The moon glows orange as it rises over the shore of Calatagan, Batangas. I was focused on the sunset in the opposite direction and I was very much surprised to see this sight behind me. I hope I caught it while it was still lower on the horizon but I definitely can’t complain!
Photographed by: Paolo Nacpil
After living here, I don’t think I could ever live in a city… I tried once and it wasn’t for me.
what is even happening this week
exposed to radiation from Fukushima nuclear facility Japan
This creeps me out like woah
i knew i saw this pic somewhere else first! the source i saw it on doesn’t say if this daisy is actually from japan or not, but it explains the mutation that causes this kind of appearance——it’s called “fasciation”, and is a fairly normal mutation caused by “hormonal, genetic, bacterial, fungal, viral, and environmental” elements. wiki does say that exposure to chemicals can trigger this mutation, i wish that the OP would’ve put a source link more clearly in this post cause i have my doubts that this is actually a result of the fukushima disaster——-
example of the same mutation:
Thanks for that, I was actually skeptical. For some reason, whatever it is, it creeps me the fuck out. They should sell these flowers. I’d buy one just so I could sit across the room and glare at it.
Let’s hear it for skepticism.
I visited Japan in November 2011 for the exclusive purpose of urban exploration on Hashima Island. The island, completely abandoned since 1974, sits in the southwest coast of Japan in the East China Sea. Only a few people have been able to access the island for the purposes of urban exploration photography. We were fortunate to be the only people to ever get 8 hours of uninterrupted access to the island.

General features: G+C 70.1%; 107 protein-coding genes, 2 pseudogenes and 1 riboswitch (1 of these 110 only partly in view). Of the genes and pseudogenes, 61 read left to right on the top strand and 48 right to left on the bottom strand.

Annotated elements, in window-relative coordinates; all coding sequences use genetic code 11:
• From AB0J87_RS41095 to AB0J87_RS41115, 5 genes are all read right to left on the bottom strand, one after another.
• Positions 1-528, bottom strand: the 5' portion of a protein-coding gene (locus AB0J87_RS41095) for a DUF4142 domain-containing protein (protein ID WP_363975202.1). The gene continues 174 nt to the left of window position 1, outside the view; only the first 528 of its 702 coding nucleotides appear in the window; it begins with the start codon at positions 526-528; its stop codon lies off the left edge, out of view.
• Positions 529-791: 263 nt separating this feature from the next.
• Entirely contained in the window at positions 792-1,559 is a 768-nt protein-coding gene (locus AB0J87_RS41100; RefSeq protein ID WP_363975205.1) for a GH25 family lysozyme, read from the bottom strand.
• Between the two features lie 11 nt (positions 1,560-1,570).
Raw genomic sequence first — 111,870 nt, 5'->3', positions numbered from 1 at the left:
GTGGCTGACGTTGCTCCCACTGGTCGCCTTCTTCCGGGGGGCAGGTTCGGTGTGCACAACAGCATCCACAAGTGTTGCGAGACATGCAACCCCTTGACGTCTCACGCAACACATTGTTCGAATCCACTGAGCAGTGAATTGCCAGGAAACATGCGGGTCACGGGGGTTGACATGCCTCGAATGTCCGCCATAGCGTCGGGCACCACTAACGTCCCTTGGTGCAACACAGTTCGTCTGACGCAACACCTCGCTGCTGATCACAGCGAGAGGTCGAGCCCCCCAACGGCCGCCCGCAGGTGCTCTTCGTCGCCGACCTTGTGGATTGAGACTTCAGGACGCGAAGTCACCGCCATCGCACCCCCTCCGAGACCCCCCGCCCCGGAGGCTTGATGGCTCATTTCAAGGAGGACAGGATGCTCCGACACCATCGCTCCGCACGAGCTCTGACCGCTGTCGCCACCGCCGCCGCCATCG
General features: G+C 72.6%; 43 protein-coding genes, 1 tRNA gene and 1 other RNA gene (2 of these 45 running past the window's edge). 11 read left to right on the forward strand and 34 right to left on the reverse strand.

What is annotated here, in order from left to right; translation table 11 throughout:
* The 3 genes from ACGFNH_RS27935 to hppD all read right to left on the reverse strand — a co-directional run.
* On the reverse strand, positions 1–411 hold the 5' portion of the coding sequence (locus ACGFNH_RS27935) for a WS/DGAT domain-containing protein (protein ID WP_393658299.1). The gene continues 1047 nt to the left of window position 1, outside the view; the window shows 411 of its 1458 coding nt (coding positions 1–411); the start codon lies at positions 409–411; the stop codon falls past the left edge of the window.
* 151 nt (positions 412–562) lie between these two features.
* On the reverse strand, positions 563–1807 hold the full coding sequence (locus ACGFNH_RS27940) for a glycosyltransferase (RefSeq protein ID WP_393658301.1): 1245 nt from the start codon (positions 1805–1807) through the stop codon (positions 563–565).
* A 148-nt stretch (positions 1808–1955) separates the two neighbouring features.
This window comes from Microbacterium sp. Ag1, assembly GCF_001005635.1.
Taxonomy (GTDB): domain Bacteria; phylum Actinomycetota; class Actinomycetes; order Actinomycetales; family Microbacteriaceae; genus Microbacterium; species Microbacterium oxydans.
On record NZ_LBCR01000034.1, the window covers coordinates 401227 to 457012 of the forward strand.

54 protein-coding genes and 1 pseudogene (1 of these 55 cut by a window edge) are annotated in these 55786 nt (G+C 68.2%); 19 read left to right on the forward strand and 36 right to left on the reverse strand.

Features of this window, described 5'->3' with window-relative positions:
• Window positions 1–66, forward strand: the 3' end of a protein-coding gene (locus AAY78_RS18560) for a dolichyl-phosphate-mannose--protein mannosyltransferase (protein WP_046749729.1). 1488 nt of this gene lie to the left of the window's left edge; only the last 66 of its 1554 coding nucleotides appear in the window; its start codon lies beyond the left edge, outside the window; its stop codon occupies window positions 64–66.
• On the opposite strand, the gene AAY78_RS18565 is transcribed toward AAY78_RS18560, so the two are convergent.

“Hashima Island, commonly called Gunkanjima or Gunkanshima (軍艦島; meaning Battleship Island), is one among 505 uninhabited islands in the Nagasaki Prefecture about 15 kilometers from Nagasaki itself.
The island was populated from 1887 to 1974 as a coal mining facility. The island’s most notable features are the abandoned concrete buildings and the sea wall surrounding it.” ~wikipedia
Via Calvin and Hobbes by Bill Watterson
Maggie Koerth-Baker has written a chemistry and combustion rundown of ammonium nitrate, the chemical believed to be behind the devastating blast yesterday in West, TX: “Ammonium nitrate fertilizer isn’t really a dangerous explosive (most of the time)”.
Ammonium nitrate, a primary ingredient in synthetic fertilizers, isn’t itself very explosive. Accidents involving it are actually pretty rare, although incidents like the Oklahoma City Federal Building bombing in 1995 have given it quite a reputation. However, like anything, it’s the dose that makes the poison.
When it burns, it creates its own oxygen, which can lead to a runaway fire. In those runaway fires, the chemical can bind together from pellets into a massive plug, allowing it to trap huge amounts of hot gases beneath the weight of burning material. You can guess what happens when hot gases build up with no place to go.
More details at Boing Boing. Stay strong, West, TX.
Jenny Harmsen - Iceland
Moon Rise Time Slice…. this is a collage of 11 photos taken over 27 minutes and 59 seconds